The QT

Friday 19 July 2024

How injury shaped career of Coach Carver

His whole life has been about football and now former Newcastle United coach John Carver is playing a key role in Euro 2024 for Scotland. Miles Starforth caught up with him ahead of the tournament
John Carver at Scotland’s Euro 2024 training base. Credit: SFA

From Scotswood Road to Scotland’s Euro 2024 base on the edge of the Alps, it’s been quite a journey.

There have been ups, downs and almost everything in between for John Carver.

Only his career in football was almost over before it really began.

John was released by Newcastle United in 1985 as a teenager after suffering a serious injury in a reserve-team fixture, and he knew it was game over after breaking down again playing for Cardiff City at Darlington the following season.

“John Craggs had also got injured in the first half,” said Carver. “We were both sitting in the bath saying ‘I think that’s me done — I won’t recover from this’.

“I was 20, and I was in a dark place. I felt that I had let my parents and family down, because I had been built up and built up, everything was going my way, then I get this huge disappointment.

“I’m told at 20 that my career’s over. I found it really difficult.”

John has a close working relationship with Scotland boss Steve Clarke

Today, John, a key member of Steve Clarke’s Scotland backroom team, has an extraordinary coaching CV.

The 59-year-old put the disappointment behind him by throwing himself into coaching.

John said: “You think ‘OK, what’s the best thing in the world? Being a footballer. I can’t do that now, what’s the next best thing? Being a coach, because you’re back involved’. I just took to it.”

It had all started in Cruddas Park, where John spent his youth playing and watching football.

“My dad used to take me to games,” he said. “We used to walk to the stadium. It’s an ever-lasting memory.”

John excelled at football at a young age.

“I was at Newcastle, and on this upward spiral,” he said. “Everything was progressing really nicely. I was training at Lilleshall when Graham Taylor was England manager. I was going down with Barry Venison, at Sunderland at the time.”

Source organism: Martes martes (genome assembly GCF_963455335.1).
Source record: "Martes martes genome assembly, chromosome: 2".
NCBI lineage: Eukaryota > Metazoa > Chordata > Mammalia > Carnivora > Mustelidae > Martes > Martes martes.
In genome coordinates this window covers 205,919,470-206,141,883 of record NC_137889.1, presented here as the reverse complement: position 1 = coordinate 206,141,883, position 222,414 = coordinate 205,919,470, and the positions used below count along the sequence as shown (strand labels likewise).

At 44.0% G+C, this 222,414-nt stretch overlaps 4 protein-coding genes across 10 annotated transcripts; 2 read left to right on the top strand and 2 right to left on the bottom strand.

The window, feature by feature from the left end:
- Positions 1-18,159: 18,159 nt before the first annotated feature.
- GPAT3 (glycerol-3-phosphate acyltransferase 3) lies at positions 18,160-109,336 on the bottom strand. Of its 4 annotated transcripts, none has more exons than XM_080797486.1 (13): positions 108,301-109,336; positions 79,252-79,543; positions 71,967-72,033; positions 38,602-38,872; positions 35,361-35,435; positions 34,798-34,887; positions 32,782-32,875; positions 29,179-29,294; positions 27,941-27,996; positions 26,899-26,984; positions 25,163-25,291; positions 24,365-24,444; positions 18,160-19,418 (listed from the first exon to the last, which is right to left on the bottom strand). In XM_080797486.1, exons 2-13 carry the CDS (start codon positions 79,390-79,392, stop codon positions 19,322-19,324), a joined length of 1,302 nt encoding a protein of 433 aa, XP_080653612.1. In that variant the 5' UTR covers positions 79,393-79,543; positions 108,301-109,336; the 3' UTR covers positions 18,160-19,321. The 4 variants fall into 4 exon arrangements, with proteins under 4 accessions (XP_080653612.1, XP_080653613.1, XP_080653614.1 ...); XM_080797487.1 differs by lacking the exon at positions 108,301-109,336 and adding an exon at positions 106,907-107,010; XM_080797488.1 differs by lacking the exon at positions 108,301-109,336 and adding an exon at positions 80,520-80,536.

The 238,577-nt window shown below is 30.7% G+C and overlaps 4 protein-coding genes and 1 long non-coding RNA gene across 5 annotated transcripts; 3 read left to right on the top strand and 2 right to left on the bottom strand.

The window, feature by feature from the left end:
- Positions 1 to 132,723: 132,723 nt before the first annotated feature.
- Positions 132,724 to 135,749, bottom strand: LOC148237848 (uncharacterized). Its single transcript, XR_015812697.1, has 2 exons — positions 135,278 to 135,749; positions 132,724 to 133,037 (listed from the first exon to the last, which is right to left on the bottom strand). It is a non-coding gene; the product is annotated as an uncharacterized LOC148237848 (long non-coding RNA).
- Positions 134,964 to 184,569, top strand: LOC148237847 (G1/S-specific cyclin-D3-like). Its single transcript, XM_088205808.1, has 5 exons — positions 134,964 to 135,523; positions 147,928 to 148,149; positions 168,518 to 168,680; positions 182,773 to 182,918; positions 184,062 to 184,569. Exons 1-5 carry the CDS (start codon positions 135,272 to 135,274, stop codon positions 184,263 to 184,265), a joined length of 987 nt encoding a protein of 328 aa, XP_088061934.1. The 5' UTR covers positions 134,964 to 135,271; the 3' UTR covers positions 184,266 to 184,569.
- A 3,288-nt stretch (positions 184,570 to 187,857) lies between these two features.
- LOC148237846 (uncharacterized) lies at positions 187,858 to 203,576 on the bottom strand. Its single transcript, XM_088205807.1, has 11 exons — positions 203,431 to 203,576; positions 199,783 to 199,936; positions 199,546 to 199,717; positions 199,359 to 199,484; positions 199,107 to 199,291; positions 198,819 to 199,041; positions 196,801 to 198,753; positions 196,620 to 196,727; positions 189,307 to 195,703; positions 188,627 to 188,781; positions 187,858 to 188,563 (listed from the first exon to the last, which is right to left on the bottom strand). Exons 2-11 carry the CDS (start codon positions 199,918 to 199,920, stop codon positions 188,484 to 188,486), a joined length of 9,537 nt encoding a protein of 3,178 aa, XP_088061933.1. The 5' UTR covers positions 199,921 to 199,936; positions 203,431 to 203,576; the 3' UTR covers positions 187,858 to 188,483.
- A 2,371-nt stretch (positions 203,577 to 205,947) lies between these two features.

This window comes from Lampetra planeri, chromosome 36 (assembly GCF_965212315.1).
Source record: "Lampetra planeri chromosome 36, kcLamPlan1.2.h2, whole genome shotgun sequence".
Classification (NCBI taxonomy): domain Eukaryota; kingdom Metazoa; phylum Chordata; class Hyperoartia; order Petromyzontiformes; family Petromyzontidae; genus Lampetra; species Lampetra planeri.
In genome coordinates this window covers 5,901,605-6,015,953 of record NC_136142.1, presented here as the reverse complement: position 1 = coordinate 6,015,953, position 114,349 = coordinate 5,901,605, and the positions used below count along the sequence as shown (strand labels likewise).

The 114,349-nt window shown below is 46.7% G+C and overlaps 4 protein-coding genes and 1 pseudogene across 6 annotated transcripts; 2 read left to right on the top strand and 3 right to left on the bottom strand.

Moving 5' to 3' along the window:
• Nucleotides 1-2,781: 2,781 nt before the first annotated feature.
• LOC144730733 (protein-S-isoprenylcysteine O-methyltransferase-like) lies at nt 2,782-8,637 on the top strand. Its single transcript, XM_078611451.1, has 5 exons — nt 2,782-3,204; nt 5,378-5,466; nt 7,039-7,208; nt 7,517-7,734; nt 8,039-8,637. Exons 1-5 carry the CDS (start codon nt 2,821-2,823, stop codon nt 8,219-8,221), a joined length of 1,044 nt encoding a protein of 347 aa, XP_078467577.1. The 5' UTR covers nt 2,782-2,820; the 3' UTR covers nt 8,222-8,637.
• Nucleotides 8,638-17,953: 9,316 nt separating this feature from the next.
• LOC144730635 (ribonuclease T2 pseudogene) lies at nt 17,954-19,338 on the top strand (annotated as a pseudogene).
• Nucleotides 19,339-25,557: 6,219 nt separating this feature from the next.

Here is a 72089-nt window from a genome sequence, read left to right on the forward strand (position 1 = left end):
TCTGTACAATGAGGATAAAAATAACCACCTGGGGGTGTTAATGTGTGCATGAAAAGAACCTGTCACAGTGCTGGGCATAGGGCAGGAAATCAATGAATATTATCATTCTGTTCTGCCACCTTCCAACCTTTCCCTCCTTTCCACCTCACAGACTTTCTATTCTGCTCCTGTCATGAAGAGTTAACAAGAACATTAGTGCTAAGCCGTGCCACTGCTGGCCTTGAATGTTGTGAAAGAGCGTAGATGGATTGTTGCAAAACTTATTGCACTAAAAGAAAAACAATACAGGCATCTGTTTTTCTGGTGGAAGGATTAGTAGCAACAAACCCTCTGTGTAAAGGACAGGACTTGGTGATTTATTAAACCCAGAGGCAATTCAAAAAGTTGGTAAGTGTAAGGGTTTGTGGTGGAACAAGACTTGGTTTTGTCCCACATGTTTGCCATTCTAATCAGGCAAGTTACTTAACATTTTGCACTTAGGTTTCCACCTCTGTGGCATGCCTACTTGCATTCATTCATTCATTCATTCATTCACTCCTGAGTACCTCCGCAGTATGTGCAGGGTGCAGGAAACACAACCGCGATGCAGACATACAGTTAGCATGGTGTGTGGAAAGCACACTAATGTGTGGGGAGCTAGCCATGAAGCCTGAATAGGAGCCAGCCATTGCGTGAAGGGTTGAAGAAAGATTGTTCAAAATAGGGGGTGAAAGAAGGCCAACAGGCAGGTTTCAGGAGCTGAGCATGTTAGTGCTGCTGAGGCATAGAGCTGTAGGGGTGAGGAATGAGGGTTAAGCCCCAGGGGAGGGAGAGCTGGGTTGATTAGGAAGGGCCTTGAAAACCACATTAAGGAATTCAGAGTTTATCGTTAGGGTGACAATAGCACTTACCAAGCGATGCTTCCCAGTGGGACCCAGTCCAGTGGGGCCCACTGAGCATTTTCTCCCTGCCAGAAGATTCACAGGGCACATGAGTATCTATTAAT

Then came the injury which changed his life.

“The first team was playing Leeds, and Arthur Cox said to me ‘look after yourself, good luck with England — you might have a chance of making your debut on Saturday’,” said John.

“We had a reserve game against Wolves, so, because I’m in the Midlands, I said ‘can I play in the reserve game?’.

“They said ‘yes’, and Ashley Grimes hit me on the shoulder, and the full-back tackled me at the same time and sent my thigh almost over my shoulder. I ripped the thigh muscle, so I went from almost making my debut to that.”

John had a series of injections, but kept breaking down.

“Jack Charlton said ‘we cannot keep waiting for you, John’,” he said.

Former Newcastle United manager Jack Charlton released John from the club following a serious shoulder injury

And, aged 20, John was unemployed after leaving Cardiff.

“I was embarrassed to claim dole money,” he said. “A government programme came out. They wanted coaches to go into schools. That’s how I got into coaching.  

“I’ve got so much gratitude towards a guy called Barney Jones. He shaped my coaching career.”

That career, which has seen John coach around the world, is still going strong.

I made a big mistake when Ruud was manager. I didn’t understand my role, my link between the players and the manager

Since he joined Clarke’s backroom team in late 2020, Scotland have qualified for two major tournaments.

The squad, based at Garmisch-Partenkirchen at the foot of Zugspitze, Germany’s highest peak, face the host nation in the tournament’s opening game in Munich tomorrow night (Fri June 20).

“There’s real excitement,” said John. “We’ve got that opening game against Germany at the Allianz Arena in front of 85,000. We were there a few weeks ago visiting to look at the facility — it’s amazing.